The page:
A former chancellor said London had become a ‘less attractive place to list’ as ministers were urged to speed up market reforms following Arm’s decision to float in the US.
The Cambridge chip designer’s decision to choose Wall Street over the City for its £50billion takeover bid has prompted soul-searching in the City and Westminster.
It was described as a “kick in the teeth” by one analyst while Philip Hammond – chancellor when Arm was sold to Japan’s SoftBank in 2016 – said: “London has become a less attractive place to list and this is largely due to listing criteria and the lack of deep capital reserves in London.
Julia Hoggett, chief executive of the London Stock Exchange, urged ministers to step up the pace of reform. “This announcement demonstrates the need for the UK to make rapid progress on its regulatory and market reform agenda, including addressing the amount of risk capital available to drive growth,” she said.
“We are working with regulators, government and wider market participants to ensure that UK capital markets provide the best possible funding environment for UK and global businesses.”
Cloudy: Arm’s decision to choose Wall Street over the City for his £50billion takeover bid prompted soul-searching in the City and Westminster
Anthony Browne, the MP for South Cambridgeshire whose constituency includes Arm’s seat, said the decision was a ‘death blow’ and expressed fears over jobs and research – although Arm said he was expanding its presence in the UK and would open a site in Bristol.
The decision to list in New York came as London-listed building materials giant CRH also decided to seek a listing in New York.
Rishi Sunak met with Arm boss Rene Haas last month to bring the company back to London, where it was listed for 18 years before being acquired by SoftBank.
Britain’s Financial Conduct Authority is said to be willing to bend the rules to persuade Arm, whose technology underpins the global smartphone industry, to return to the UK. But Arm said, “Softbank and Arm have determined that pursuing a US-only Arm listing in 2023 is the best way forward.”
He said he would continue to create jobs in the UK, insisting he was “proud of his British heritage”. It “also intends to consider a subsequent UK listing in due course”.
The government said: “We continue to attract some of the most innovative and important companies in the world and note Arm’s commitment to expanding its presence in the UK, driving growth, jobs and investment. .”
But Tory MP Browne said: ‘It’s a blow. The problem with offshore listing is that where the investors are, jobs and research often follow. The government has done its best to get Arm listed in the UK, but money talks: even the UK government can’t resist the powerful gravitational pull of US stock markets.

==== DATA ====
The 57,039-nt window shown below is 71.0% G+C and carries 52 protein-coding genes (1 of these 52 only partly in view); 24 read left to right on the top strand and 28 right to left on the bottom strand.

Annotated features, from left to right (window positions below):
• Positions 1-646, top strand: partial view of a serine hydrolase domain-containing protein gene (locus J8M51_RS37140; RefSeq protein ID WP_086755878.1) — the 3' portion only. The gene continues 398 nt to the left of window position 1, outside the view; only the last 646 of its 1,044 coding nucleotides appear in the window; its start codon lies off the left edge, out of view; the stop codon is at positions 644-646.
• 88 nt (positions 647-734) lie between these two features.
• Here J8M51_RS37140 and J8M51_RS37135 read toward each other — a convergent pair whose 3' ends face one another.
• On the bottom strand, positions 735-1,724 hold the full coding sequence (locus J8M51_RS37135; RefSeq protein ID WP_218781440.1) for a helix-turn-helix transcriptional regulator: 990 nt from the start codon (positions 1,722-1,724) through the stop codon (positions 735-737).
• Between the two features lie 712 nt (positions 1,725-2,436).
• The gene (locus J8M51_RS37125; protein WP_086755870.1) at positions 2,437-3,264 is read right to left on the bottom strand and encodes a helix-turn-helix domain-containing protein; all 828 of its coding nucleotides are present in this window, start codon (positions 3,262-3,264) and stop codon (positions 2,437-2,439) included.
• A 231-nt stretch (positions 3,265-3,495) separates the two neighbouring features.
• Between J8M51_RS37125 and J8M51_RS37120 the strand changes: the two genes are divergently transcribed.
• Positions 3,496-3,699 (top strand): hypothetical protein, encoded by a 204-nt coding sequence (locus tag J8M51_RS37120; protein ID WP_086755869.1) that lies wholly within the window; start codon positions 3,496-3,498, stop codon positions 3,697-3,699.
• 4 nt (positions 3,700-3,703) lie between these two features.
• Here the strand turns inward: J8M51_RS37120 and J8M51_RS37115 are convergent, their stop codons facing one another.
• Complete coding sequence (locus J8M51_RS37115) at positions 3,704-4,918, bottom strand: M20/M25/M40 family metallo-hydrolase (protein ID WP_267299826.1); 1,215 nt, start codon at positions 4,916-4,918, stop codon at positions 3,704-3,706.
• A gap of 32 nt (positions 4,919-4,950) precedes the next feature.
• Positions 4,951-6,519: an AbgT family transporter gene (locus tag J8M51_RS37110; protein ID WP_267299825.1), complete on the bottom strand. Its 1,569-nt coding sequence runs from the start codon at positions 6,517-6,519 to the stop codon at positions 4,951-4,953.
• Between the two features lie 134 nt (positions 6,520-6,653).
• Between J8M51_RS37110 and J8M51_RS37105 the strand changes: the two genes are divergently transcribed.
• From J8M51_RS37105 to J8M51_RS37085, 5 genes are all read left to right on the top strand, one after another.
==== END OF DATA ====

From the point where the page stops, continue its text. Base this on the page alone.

Victoria Scholar, at Interactive Investor, said: “Arm’s abandonment of London is another kick in the teeth for the attractiveness of the Square Mile to international investors.”
Bankers will miss the windfall of fees
Arm’s decision robs the city’s investment bankers of tens of millions of pounds.
After a battered 2022 in the Square Mile and Wall Street, a London float would have boosted fees at a time when global investors are wary of Britain.
Mark Freebairn, a partner at recruitment firm Odgers Berndtson, said companies were discouraged in London by “beyond aggressive” scrutiny and regulation.
Pearson aims for change on Wall Street
Educational publisher Pearson said it couldn’t rule out a move to Wall Street, raising alarm that London could lose another business.
The FTSE 100 company derives more than 60% of its revenue from the United States and has expanded its courses in North America. Sally Johnson, Chief Financial Officer, said: “We don’t have any plans at this time, but where it all makes sense for our stakeholder groups, we are of course considering it.”
It came after British chip designer Arm said it would be listed in New York, not London. Plumber Ferguson moved his main roster to New York last year, saying North America was now his natural home.
Pearson said: “We are proud of our FTSE heritage and we have a very supportive and long-standing shareholder base through our listing here in London.” He said sales climbed 5% to £3.8bn last year, while profits jumped 11% to £456m, shattering analysts’ expectations.
… but Melrose supports City
Melrose presented the official plans for the exceptional £3.9billion float of GKN’s automotive arm in London.
The FTSE 100 turnaround specialist said Dowlais would join the stock market as the “first UK-listed car company” next month. Melrose, which buys struggling industrial companies, upgrades them and resells them, bought GKN for £8.1billion in 2018.
It separates from its automotive business, which will be called Dowlais, a nod to the Welsh village that was home to one of GKN’s founders.
Dowlais, which has more than 24,000 employees, manufactures parts for electric, gasoline and diesel cars. One in five cars in the UK have parts they make. RBC Capital Markets analysts have valued the spin-off at £3.9 billion.
Boss Liam Butterworth is on track to earn up to £5.3million a year at the helm of the business. Melrose will retain a 3% interest.
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